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Germany and the Young Turks

by Griffin W. Huschke, Mayme and Herb Frank Research Fellow


It's not often that Germany’s cabinet-level officials grab headlines, especially when the usually staid CDU is in power.  But those serving in Angela Merkel’s government have been busy grabbing (mostly unwanted) attention from the media lately.  First Defense Minister, Karl-Theodor zu Guttenberg, had to resign recently because he plagiarized 20 percent of his doctoral thesis, and is accused of deliberately misleading his advisors.  And in the wake of his dismissal, the new Interior Minister, Hans Peter Friedrichstarted off his new job saying “Islam in Germany is not something substantiated by history at any point.”

Oh jeez.

Mr. Friedrich’s comments come amid a long debate Turkish integration in Europe, which has had ramifications for the entire EU.  His statements are largely directed towards the sizable Turkish minority that’s been living in Germany for several generations, and causing deep political divisions about what it means to be “German”.  Turks were originally recruited as a temporary measure to ease Germany’s labor shortage in the post-war years , but ended up making Germany their home.  Skepticism of Turks is so deep that only in 2000 did the Bundestag allow children of foreigners born in Germany to have citizenship—but only to those born after 1990.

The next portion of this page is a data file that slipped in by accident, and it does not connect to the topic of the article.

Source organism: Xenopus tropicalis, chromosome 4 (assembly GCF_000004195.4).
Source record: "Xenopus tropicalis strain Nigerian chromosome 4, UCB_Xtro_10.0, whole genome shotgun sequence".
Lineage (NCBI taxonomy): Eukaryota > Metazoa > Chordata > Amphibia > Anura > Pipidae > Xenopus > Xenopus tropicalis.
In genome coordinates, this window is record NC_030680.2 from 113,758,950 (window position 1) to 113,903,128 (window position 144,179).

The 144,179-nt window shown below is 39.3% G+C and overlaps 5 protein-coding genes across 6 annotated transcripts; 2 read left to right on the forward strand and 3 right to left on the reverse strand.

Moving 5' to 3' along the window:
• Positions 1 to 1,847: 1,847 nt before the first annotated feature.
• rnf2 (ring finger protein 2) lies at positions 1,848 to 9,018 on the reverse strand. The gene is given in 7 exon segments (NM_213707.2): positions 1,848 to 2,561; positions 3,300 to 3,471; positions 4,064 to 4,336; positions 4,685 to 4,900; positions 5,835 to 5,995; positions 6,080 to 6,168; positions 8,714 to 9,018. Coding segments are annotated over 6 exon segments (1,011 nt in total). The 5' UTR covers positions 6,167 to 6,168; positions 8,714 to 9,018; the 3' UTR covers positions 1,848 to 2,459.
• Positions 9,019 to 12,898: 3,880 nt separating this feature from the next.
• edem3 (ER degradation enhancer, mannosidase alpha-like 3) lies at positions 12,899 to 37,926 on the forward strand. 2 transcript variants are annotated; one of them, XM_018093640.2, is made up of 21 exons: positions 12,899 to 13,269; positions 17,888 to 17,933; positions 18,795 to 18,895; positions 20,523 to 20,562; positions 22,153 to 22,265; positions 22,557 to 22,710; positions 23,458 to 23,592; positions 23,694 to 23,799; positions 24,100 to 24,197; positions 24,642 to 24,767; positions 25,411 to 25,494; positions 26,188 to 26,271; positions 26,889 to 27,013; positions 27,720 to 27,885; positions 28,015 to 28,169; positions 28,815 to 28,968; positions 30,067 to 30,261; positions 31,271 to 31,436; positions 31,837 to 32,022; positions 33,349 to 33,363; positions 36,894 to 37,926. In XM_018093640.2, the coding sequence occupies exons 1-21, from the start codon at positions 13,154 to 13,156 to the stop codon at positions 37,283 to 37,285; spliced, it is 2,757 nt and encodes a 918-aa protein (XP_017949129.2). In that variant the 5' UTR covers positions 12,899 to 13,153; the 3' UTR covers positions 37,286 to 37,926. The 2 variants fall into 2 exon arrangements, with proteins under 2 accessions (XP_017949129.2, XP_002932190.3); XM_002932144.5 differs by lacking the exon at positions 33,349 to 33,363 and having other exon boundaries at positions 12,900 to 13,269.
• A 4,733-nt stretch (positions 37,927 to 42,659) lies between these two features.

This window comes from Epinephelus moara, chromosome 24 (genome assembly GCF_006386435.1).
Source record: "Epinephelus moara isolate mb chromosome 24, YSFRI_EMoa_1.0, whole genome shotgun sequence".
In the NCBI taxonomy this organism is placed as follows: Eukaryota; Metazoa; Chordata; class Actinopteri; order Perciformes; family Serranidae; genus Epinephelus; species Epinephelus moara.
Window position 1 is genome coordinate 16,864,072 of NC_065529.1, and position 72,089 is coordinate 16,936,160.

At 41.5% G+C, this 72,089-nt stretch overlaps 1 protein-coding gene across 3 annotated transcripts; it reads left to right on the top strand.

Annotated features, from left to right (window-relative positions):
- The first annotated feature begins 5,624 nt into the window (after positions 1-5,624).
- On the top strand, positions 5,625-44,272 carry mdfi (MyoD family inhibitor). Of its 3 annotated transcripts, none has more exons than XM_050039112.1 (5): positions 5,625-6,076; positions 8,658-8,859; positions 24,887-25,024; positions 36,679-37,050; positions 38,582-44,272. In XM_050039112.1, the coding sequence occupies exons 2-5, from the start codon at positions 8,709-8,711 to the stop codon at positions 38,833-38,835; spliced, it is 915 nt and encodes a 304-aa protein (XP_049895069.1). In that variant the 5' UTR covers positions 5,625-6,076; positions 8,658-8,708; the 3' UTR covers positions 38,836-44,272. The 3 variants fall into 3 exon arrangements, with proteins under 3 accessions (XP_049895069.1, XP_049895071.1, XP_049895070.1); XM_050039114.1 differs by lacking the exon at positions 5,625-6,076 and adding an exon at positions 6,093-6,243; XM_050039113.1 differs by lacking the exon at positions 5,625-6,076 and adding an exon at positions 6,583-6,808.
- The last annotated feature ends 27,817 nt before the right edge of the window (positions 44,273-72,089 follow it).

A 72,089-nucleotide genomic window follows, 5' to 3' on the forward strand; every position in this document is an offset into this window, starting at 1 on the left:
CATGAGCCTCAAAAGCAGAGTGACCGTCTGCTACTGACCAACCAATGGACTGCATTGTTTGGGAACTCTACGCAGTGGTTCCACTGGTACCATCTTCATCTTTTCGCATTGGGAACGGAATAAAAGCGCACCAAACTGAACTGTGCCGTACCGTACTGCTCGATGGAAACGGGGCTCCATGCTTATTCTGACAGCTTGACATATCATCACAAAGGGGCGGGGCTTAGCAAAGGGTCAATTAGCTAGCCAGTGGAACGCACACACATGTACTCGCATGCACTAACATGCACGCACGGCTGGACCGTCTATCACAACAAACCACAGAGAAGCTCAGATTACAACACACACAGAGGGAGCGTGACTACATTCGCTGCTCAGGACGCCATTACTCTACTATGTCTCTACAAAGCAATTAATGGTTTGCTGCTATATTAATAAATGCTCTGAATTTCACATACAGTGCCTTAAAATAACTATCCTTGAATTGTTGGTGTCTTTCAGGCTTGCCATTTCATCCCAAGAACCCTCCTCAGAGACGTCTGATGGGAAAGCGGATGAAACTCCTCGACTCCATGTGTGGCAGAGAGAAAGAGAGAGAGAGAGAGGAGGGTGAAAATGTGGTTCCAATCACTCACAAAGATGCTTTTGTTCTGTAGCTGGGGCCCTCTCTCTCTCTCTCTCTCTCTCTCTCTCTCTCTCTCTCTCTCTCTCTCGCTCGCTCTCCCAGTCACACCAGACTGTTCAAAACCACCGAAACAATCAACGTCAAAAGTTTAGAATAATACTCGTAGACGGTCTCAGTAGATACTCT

Mr. Friedrich’s comments come at a time when the cadaverous equine of Turkish integration is being flogged once again.  Last week, Turkish Prime Minister Recep Tayyip Erdogan gave a speech to over ten thousand ethnic Turks in Düsseldorf, where he equated the cultural assimilation of ethnic Turks into German culture as “a crime against humanity,” and said that children of Turkish parents should know “good Turkish” before they learned German.  And while we don’t know exactly how it will figure into the debate, the recent shooting of two U.S. service members—the first homegrown Islamist terrorist act on German soil—will likely figure into how Germans think about integrating the largely Muslim Turkish population.

One thing’s for certain though—this issue doesn’t need any more inflated rhetoric or heated debate.  Historical conceptions of the nation in Europe are almost always mythical—there is a history of Islam in Germany, by the way—and countries have to ensure they define themselves in a way that builds on the post-Enlightenment ideals the West is founded on.  But it’s going to be impossible to reach a compromise on the issue when both sides employ such redonkulously high-voltage rhetoric.   There needs to be the political space for an agreement before any headway can be made on the issue, but both sides only seem to use their words to solidify the other’s unyielding position.


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